EZ: What drew you to VCFA to pursue an MFA in writing for children and young adults?
SL: I started taking online courses to challenge myself with my writing. I enrolled in an online Intro to Writing for Children class through the University of Toronto. I just fell in love with the material. It was like a wake-up call. I tried writing picture books for the first time, and I couldn’t get enough of it. Same with YA. The more I wrote, the more I wanted to try. At the same time, I attended the AWP conference in Tampa and made a point of going to all the panels on writing for children. Every panel had at least one representative from VCFA, so I figured I should check this place out. Then I met Ann Cardinal (Director of Student Recruitment). And no one can say no to Ann! She suggested I come down to campus for a few days to check it out. I did and I was hooked. I couldn’t wait to become a part of this vibrant, supportive writing community.
EZ: Your new short story collection, You Are Not What We Expected, is likely to resonate with so many—especially as many of us are hunkered down during this pandemic. What inspired you to write this specific collection of stories, and what do you think those who grapple with the meaning and impact of this time of immense change—being sheltered-in-place alone or with family—can glean from the book? What are its key takeaways?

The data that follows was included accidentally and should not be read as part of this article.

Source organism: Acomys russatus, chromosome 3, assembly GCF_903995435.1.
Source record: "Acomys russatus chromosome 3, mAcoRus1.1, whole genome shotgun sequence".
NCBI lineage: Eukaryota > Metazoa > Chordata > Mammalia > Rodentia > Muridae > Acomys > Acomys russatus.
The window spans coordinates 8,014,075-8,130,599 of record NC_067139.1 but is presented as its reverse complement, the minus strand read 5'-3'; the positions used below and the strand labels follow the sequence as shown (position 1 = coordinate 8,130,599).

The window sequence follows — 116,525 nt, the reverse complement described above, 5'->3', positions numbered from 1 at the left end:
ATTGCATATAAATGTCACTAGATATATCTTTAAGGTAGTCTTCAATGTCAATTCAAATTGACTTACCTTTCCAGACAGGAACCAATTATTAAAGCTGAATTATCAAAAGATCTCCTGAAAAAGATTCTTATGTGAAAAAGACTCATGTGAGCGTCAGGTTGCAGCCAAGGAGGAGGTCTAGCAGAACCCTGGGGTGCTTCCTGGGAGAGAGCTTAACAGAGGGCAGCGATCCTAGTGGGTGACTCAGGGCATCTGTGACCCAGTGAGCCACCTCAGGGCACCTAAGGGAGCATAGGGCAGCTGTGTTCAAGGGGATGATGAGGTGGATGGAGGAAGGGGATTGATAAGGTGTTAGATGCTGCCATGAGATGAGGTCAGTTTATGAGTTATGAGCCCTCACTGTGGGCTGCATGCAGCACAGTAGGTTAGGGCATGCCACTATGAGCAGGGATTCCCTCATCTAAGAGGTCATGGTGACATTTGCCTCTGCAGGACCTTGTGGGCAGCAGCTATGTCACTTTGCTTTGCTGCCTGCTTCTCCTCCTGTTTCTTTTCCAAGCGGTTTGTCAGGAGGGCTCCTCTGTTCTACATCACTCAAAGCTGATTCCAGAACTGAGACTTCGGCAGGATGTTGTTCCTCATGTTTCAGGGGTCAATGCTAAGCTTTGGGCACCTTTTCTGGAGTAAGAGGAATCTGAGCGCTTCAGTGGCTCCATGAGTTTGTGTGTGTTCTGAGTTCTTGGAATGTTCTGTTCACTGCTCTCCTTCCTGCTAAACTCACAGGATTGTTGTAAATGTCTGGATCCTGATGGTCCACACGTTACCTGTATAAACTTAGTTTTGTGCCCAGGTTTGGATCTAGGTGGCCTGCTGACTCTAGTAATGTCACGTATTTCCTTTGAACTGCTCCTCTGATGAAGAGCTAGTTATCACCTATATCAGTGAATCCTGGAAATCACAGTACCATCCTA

SL: This book started out as a novel, but it wasn’t going anywhere. I had something like 300 pages of rambling nothing. At the time my youngest child was two years old. I suddenly realized if I didn’t have the energy or attention span to read a novel, how did I think I could write one? I shifted to short stories because they are my first love, and I need the satisfaction of starting and finishing what I was saying. I used the same characters from the novel but explored their journeys through short fiction. I then expanded as I wondered about their neighbours and the other people interacting with them. So that’s how the collection came to be.
In terms of what people can glean from this book at this time…this is a book about family and about looking inwards. What’s happening within the homes in a close-knit suburban community. It’s also about characters who each find themselves at a place they didn’t expect to be. But they move forward regardless. I hope that resonates with readers right now. Because really, none of us expected to be here in a pandemic!